The original 1001 Songs book edited by Robert Dimery is a fabulous collection of songs and a great discussion starter for music nuts like me. Of course, if you’re going to play this game (and, let’s face it, it is a game) you can’t take it too seriously. Ultimately, everything is down to people’s opinions and knowledge, and nothing, no song selection is definitive (though maybe some come close). At best, you can point to certain artists who must be featured in a list like this. And they’re pretty obvious: Elvis, The Beatles, The Carter Family, Hank Williams, Michael Jackson, Led Zeppelin, Dusty Springfield…you get the idea.
Dimery and co focus mainly on the period from about 1955 to 2010, with a smattering of selections from the earlier part of the last century, and a handful from this decade. Although it’s quite eclectic, with everything from country and gospel to ‘world’ music, it does centre on pop chart music for the most part. There’s a terrific post on the Elite site’s forums that gives not only the breakdown of the list in songs per decades covered, there’s also other fascinating statistics, including artists with the most songs on the list. Check it out here, and don’t forget to download the Excel spreadsheet file that’s also there.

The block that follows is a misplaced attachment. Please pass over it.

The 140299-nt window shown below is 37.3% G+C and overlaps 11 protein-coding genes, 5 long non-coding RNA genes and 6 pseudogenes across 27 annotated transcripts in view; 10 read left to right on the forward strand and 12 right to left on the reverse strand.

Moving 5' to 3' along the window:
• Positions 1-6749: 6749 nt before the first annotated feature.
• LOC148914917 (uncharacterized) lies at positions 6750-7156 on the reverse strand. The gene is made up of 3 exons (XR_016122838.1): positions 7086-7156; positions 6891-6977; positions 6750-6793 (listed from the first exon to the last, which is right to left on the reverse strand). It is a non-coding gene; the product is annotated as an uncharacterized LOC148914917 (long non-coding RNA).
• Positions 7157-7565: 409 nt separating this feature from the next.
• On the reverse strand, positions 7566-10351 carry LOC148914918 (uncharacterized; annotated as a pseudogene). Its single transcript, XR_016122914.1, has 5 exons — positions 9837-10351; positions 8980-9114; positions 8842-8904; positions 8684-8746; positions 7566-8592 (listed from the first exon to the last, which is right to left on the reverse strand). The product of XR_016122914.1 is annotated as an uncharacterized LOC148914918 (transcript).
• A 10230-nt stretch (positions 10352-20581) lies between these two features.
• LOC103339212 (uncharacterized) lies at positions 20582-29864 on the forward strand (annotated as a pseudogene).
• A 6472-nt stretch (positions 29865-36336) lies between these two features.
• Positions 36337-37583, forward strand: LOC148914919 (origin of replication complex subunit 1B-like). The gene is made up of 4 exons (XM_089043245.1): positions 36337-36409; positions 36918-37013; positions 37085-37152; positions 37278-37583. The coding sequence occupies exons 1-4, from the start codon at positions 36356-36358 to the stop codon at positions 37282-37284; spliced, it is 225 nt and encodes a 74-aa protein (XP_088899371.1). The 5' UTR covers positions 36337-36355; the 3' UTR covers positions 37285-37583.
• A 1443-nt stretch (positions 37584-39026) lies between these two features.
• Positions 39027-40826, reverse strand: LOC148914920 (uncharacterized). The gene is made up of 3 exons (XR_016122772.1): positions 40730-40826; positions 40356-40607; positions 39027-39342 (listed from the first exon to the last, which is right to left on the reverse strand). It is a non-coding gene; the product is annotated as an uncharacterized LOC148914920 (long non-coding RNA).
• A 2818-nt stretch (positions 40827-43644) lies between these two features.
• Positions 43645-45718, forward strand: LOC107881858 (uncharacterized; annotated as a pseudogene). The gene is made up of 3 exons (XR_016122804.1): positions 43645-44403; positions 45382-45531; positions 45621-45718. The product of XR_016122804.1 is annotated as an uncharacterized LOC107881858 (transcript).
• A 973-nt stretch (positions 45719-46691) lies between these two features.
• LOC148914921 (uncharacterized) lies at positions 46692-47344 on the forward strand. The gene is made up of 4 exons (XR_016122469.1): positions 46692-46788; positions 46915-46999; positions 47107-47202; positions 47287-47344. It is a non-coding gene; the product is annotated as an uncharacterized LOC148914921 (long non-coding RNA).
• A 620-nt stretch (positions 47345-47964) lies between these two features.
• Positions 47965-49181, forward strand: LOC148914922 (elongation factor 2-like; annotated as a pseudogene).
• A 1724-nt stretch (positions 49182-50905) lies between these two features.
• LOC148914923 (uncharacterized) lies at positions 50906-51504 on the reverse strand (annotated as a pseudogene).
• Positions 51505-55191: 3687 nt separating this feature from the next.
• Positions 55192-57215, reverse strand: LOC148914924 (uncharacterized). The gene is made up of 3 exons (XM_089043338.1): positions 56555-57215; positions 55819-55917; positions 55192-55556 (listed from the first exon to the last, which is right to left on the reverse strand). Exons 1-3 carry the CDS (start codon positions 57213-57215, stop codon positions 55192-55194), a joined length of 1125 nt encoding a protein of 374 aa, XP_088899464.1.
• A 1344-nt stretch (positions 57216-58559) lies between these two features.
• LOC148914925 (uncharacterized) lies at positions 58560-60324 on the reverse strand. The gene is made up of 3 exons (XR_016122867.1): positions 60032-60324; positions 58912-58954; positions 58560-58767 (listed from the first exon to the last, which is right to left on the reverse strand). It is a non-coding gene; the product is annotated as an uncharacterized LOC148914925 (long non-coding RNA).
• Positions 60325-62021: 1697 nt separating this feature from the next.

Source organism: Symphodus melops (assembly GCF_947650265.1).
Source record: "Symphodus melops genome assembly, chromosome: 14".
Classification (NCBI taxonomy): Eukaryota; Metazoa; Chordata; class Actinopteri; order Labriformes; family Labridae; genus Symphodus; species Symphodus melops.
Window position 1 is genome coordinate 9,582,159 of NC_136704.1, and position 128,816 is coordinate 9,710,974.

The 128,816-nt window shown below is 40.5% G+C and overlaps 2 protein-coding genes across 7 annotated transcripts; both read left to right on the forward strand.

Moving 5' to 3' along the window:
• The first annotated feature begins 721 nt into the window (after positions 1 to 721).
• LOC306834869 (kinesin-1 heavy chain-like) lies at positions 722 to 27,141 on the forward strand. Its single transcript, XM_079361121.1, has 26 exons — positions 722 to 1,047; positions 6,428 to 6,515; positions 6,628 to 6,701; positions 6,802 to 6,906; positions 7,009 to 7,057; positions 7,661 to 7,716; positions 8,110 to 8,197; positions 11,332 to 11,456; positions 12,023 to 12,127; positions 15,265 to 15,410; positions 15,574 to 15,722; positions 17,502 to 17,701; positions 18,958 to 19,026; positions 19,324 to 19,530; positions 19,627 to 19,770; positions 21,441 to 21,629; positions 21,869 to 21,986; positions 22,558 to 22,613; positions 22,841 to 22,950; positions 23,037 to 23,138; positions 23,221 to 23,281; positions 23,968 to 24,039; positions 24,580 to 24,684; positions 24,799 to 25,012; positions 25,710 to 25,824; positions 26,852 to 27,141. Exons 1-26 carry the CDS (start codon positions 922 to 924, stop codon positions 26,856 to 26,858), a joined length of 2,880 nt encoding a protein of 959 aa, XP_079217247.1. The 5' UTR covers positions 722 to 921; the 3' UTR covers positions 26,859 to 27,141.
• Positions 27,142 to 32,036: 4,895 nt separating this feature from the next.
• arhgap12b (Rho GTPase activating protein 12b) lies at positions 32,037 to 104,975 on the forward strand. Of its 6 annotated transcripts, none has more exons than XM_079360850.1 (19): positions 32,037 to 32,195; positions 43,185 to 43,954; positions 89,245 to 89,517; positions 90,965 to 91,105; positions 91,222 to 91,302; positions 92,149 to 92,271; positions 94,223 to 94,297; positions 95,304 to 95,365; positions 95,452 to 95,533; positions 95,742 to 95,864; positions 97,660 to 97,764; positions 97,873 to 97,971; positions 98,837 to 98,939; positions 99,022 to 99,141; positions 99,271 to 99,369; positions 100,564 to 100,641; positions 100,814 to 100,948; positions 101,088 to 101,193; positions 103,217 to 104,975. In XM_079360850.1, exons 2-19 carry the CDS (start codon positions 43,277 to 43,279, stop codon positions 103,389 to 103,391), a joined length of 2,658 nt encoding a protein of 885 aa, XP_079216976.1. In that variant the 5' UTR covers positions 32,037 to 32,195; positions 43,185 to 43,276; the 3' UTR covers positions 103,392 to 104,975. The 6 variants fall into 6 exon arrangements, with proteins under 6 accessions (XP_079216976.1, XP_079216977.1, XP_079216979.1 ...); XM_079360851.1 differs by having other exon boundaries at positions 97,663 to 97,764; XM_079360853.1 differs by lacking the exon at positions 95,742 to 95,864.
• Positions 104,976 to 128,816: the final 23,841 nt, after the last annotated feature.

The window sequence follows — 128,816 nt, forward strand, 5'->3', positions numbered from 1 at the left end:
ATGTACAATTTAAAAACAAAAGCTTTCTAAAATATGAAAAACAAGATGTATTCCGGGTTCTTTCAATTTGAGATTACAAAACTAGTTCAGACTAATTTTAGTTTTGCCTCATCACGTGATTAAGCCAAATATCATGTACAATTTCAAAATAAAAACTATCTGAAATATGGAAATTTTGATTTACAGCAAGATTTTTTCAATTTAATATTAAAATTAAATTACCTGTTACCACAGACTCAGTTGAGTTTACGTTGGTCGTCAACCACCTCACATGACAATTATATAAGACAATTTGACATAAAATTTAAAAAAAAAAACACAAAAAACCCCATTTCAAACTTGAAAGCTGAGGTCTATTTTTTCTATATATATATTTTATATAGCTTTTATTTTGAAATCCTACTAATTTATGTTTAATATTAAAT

So I had a go at doing my own version of this. Like Dimery’s book, it’s flawed due to my own tastes and prejudices, and especially my lack of knowledge about music from the earlier part of the last century, and certain genres like world, blues and hip hop. I noticed the book doesn’t really include jazz, and I’ve mostly added just some token listings in that genre too.
This is mainly an attempt at an alternate version of the list, focusing heavily on what might be called ‘popular taste’ chart music, and with a special emphasis on Australasian artists and songs that I’m more familiar with. My original list was twice as long, and it included a lot of my own ‘personal taste’ non chart music. So I actually made two alternate lists: one (the one featured below) that’s about popular taste, and the other that’s about my personal taste. To give you an idea of how this breaks down I’ll use the example of Cat Stevens. Dimery’s book includes Cat’s song Peace Train, a good choice as it’s one of his most popular, and one of his best. For my ‘popular choice’ list I got to choose Father and Son instead – in my opinion an even better song. Then, for my ‘personal taste’ list I chose the far more obscure (but brilliant) Boy With the Moon and Star On his Head.
Anyway, I’ll stop crapping on now and present the list. It’s in pdf format, and there are two versions – one that’s in alphabetical order by artist (solo artists by their first name – so Dylan is found under B for Bob), and the other that’s in chronological order by date of release. I hope you find it interesting, and a good discussion starter for you own list. Let me know what you’ve come up with if you’ve done one of your own!
When I’ve got the time and can be bothered, I’ll post my personal taste version of the list up here. It’s very different!